Jamaica began its hospital digitisation journey less than a decade ago with the University Hospital of the West Indies. At that time, they saw the economic and efficiency benefits of such a move. Increasingly, more hospitals worldwide have been on a similar journey, and the ones that have gone fully digital have been investing more to improve how they offer services to patients and other clients.
LEK Consulting conducted a survey among more than 400 hospital executives in the Asia Pacific region. The survey identified trends that are defining these hospitals’ priorities and how they have adapted during COVID-19. They found, among other things, that the hospitals plan to increase their digitisation spending in the next three years to reduce medical errors and increase patient satisfaction. Those are only a few of the benefits of digitsation. There are many others.
The health information management system available in Jamaica provides hospitals with several areas in which they can make improvements by digitising services – both clinical and administrative. Along administrative lines, for example, logistical matters such as inventory management can be easily handled by the same software that handles clinical matters, including doctors’ notes and patient records.
Digitising inventory management is an easy and affordable way – when you calculate the cost of loss due to expired and ‘lost’ inventory – to ensure that the facility is always on target with its needs and ordering schedule. It is a way to track how much is coming in versus how much is going out to ensure that supply stays constant, inventory doesn’t expire, low-demand drugs and other items are ordered in smaller quantities and high-demand ones in larger quantities. A proper inventory-management system can result in an easy flow, increased efficiency, lower costs, and improved access. Already, you can easily see how such a software can save money while improving systems for the facility.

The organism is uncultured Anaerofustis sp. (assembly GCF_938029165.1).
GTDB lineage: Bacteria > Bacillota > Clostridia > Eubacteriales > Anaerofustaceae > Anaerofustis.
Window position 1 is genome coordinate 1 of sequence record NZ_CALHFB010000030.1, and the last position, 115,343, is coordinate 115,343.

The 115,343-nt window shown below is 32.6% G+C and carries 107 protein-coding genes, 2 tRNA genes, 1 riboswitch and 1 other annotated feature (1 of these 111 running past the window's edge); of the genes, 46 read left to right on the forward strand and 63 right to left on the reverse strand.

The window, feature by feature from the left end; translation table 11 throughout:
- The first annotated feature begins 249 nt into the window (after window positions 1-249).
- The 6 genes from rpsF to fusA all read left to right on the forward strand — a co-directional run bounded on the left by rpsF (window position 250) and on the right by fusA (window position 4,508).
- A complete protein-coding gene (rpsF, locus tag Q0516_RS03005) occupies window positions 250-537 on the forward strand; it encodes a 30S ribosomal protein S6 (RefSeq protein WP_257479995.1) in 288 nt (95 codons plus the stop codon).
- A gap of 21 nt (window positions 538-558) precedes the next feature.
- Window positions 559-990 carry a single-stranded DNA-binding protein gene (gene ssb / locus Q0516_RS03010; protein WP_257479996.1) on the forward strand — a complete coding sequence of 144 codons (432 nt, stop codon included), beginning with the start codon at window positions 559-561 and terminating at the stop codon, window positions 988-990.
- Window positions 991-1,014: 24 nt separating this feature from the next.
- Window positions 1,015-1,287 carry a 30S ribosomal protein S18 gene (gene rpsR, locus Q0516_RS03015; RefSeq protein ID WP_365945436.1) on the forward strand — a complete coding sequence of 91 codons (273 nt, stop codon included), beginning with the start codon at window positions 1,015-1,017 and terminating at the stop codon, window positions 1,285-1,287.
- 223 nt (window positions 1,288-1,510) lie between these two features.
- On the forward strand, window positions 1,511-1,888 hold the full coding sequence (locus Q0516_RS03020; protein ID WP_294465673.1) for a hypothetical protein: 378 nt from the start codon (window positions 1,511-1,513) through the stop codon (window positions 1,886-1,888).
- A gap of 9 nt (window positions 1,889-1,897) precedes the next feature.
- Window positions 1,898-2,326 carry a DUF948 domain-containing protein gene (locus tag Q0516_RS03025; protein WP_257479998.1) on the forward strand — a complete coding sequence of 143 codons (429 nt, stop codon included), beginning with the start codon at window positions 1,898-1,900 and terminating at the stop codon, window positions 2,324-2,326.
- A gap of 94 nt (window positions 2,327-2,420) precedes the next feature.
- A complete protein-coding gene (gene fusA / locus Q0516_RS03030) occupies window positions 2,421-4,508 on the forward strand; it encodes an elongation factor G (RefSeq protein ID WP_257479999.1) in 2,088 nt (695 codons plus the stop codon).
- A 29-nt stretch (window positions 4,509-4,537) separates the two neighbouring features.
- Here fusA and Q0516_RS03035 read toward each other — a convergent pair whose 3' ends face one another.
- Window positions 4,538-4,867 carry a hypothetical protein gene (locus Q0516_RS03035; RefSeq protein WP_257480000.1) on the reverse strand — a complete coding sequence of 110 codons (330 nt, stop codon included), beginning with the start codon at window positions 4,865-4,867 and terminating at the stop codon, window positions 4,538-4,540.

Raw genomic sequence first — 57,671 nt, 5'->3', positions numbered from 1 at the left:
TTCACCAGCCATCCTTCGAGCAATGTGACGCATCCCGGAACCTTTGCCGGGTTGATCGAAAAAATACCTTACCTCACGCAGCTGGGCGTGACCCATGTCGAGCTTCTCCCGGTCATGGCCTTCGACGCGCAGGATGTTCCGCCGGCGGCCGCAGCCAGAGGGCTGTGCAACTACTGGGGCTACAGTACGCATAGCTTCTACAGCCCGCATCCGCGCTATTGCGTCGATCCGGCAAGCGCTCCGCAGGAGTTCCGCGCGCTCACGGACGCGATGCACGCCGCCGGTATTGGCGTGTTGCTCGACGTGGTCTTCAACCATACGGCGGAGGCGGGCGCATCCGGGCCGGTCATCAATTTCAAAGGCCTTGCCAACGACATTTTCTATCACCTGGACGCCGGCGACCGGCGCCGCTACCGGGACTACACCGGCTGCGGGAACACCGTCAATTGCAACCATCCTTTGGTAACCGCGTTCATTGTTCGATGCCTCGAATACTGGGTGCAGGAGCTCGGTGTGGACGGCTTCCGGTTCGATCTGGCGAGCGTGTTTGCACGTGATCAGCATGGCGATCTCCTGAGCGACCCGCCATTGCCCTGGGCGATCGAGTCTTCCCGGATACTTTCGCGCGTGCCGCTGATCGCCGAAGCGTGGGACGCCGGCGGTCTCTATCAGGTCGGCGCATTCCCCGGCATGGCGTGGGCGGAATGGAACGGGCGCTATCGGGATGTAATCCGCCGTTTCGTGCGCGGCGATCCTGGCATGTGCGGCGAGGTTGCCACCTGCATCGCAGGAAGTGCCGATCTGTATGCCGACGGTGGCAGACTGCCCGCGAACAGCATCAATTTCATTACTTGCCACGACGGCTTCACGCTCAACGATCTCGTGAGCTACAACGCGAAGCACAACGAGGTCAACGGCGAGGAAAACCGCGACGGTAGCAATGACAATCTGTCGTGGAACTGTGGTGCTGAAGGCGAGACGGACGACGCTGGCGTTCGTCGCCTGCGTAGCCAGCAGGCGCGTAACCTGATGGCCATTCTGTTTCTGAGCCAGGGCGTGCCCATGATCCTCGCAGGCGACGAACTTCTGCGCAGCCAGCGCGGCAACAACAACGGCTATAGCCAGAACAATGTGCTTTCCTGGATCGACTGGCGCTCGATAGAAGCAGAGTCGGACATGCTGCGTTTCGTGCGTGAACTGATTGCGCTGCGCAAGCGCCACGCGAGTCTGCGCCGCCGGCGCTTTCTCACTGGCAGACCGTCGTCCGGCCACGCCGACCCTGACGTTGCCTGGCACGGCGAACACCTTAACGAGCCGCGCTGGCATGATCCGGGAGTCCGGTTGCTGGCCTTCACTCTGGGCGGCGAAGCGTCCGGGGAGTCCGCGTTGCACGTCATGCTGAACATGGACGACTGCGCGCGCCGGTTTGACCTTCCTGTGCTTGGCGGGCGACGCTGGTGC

Health workers and patients also stand to benefit from a digitised hospital system, which can make patient registration for example, seamless. Health records have also always been a sticking point for Jamaica, and with a digitised system, it is not only possible to access them easily, but there will be greater continuity, more efficiency, which will result in better patient care overall. With digitisation, areas such as pharmacy, laboratory, radiology, admission and discharge, bed management, and others would make it a seamless experience for the patient and a more efficient and effective process for the caregiver. In health, continuity is key to patient care, and digitisation affords hospitals this.
Digitised health is becoming more popular around the world as administrators see the economic value and patients demand better and more intimate care and service.
According to statista.com, “In 2019, the global digital market was worth US$106 billion. With an expected compound annual growth rate of 28.5 per cent from 2020 to 2026, the digital health market should see a sixfold increase. By 2026, the digital health market will amount to nearly US$640 billion.”
Healthcare is going through a digital paradigm shift that is expected to continue for years to come. The increase in hospitalisations, in Jamaica’s case, largely for ailments like non-communicable diseases, has forced – and will continue to force – a rethink in how services are delivered and patients are cared for.
According to Deloitte, “With ageing infrastructure in some countries and increased demand for more beds in others, hospital executives and governments should consider rethinking how to optimise inpatient and outpatient settings and integrate digital technologies into traditional hospital services to truly create a health system without walls.”
This is what digitisation will help us to achieve, and it has been recognised worldwide as we have seen efforts to increase the use of digitised systems and various applications, which would allow ease of healthcare access without time and place restrictions. We face the same issues in Jamaica, and so our journey should also focus on how to improve efficiency while not compromising on care. Digitisation of hospital systems is the key to achieving this.
- Doug Halsall is chairman and CEO of Advanced Integrated Systems Limited. Send feedback to email@example.com.
Published: Sunday | April 25, 2021 | 12:16 AM